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UCS Best Practices and Common Recommendations for Configuration and Management

 

 

Introduction

This document explains some best practices and common mistakes observed in UCS setups and provides recommendations. This list is not exhaustive but is useful for any UCS deployment.

 

UCS Best Practices

Networking:

 

  • Use End Host Mode (EHM) where possible to allow for simple deployment methodologies
  • Utilize default pinning (round robin) for servers to uplinks
  • Leverage host-based methods to enable traffic that is east-west in nature to be switched locally on an FI
  • Use appropriate MTU sizes
  • Use Port Channels for connectivity to upstream resources; pinned server interfaces will take advantage of the Port Channel hashing algorithm
  • Match native VLAN tags between the Fabric Interconnect and northbound switch ports; it is not necessary that this tag match the vnic trunk parameters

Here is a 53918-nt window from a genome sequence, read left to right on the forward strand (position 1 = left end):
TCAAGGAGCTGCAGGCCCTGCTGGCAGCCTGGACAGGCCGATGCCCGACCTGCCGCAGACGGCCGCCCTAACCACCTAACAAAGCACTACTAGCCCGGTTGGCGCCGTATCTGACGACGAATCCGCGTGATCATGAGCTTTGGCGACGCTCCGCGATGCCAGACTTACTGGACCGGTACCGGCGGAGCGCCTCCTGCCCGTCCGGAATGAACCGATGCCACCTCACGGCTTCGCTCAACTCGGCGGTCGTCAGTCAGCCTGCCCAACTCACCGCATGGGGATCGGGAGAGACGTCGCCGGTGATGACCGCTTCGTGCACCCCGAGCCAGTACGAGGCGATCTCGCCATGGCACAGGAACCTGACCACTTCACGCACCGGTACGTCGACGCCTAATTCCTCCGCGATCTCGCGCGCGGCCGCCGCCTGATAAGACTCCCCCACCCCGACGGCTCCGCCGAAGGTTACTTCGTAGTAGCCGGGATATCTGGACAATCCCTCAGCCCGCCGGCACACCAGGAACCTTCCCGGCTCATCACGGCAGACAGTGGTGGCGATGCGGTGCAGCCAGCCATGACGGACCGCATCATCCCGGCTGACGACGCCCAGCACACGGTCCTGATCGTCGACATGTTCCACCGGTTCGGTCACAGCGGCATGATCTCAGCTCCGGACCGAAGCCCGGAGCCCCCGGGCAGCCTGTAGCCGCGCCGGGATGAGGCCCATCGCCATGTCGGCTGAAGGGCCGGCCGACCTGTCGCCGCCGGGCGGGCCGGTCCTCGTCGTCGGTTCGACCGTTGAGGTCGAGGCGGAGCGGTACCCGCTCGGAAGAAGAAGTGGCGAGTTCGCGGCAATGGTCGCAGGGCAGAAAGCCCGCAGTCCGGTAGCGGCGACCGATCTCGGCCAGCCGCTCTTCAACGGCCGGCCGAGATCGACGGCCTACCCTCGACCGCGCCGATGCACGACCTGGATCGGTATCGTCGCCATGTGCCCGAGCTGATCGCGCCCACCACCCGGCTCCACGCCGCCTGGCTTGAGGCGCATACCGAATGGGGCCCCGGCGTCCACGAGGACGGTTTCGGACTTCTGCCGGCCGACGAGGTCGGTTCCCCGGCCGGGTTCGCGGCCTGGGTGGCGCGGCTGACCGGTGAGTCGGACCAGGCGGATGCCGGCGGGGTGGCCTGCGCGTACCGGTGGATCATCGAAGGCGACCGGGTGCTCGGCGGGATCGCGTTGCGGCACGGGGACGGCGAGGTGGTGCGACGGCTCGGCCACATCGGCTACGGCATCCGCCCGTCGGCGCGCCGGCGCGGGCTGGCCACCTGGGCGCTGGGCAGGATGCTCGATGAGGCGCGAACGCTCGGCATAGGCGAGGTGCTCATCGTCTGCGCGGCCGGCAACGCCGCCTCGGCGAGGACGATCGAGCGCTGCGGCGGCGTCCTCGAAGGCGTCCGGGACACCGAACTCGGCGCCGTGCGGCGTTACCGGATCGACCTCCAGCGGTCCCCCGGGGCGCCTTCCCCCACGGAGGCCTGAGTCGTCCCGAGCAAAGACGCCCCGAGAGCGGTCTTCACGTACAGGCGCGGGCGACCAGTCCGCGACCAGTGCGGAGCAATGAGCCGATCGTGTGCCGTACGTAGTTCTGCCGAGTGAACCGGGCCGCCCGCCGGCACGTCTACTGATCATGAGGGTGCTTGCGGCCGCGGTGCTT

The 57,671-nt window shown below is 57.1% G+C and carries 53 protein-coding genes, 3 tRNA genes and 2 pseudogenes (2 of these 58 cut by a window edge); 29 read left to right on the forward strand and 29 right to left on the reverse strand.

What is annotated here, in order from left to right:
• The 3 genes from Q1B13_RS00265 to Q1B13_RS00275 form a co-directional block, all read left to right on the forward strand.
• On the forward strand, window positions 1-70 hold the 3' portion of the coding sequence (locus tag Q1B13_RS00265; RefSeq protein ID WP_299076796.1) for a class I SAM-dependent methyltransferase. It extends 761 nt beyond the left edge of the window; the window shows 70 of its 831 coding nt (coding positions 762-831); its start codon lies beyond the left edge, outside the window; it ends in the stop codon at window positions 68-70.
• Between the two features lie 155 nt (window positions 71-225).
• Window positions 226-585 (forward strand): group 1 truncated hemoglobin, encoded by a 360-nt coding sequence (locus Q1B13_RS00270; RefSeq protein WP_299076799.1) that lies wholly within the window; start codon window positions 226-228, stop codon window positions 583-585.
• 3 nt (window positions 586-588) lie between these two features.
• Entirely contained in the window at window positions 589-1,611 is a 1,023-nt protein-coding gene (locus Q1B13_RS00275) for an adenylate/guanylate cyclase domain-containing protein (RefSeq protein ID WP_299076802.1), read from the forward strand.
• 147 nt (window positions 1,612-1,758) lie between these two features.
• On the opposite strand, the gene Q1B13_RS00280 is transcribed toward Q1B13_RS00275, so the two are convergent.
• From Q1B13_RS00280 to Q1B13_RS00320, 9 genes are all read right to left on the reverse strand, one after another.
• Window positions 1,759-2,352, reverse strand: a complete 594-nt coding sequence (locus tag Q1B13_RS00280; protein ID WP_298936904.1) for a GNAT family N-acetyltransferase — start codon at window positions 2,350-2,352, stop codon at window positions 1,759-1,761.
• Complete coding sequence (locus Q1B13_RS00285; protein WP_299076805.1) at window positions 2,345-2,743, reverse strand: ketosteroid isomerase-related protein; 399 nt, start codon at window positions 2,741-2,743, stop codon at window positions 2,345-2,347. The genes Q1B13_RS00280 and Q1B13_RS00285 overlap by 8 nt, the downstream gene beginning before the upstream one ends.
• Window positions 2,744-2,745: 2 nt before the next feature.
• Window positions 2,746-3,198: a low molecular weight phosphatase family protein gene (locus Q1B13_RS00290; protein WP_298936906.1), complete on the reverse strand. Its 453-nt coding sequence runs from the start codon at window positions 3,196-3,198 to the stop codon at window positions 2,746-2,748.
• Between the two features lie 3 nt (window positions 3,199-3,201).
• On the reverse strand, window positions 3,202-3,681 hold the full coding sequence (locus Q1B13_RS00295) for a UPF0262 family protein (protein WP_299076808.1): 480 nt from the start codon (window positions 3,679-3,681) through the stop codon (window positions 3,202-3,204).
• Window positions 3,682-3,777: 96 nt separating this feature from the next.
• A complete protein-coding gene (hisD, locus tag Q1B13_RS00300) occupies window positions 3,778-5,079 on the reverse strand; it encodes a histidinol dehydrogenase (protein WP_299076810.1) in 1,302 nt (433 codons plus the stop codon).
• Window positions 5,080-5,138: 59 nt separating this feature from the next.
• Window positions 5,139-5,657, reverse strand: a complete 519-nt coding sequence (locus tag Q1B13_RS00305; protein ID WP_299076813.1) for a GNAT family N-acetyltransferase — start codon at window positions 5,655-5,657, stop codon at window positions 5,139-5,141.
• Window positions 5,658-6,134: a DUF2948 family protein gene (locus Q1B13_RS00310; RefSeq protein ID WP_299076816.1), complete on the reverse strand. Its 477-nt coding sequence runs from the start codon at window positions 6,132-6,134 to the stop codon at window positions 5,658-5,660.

• Prune unnecessary VLANs from upstream interfaces
  • Enable STP Port Fast and type “edge trunk” on upstream switch interfaces
  • Use meaningful names for VLANs within UCS
  • Reserve several VLANs for use internally for FCoE traffic
  • Utilize System QoS to prioritize traffic between environments at the vnic level; Guarantees minimums but does not rate-limit those interfaces

 

Storage:

 

  • Leverage Boot from SAN to enable a stateless infrastructure
  • Utilize default pinning (round robin) for server vHBA to uplinks
  • Leverage Boot Policies to distribute initial boot traffic across backend storage array ports
  • Use VSAN names and IDs that correlate to upstream fabrics (where applicable)
  • Leverage redundant SAN fabric switches
  • Use host-based multipathing for redundancy and load-balancing
  • Pre-provision SAN resources where applicable to reduce deployment time and enhance stateless infrastructure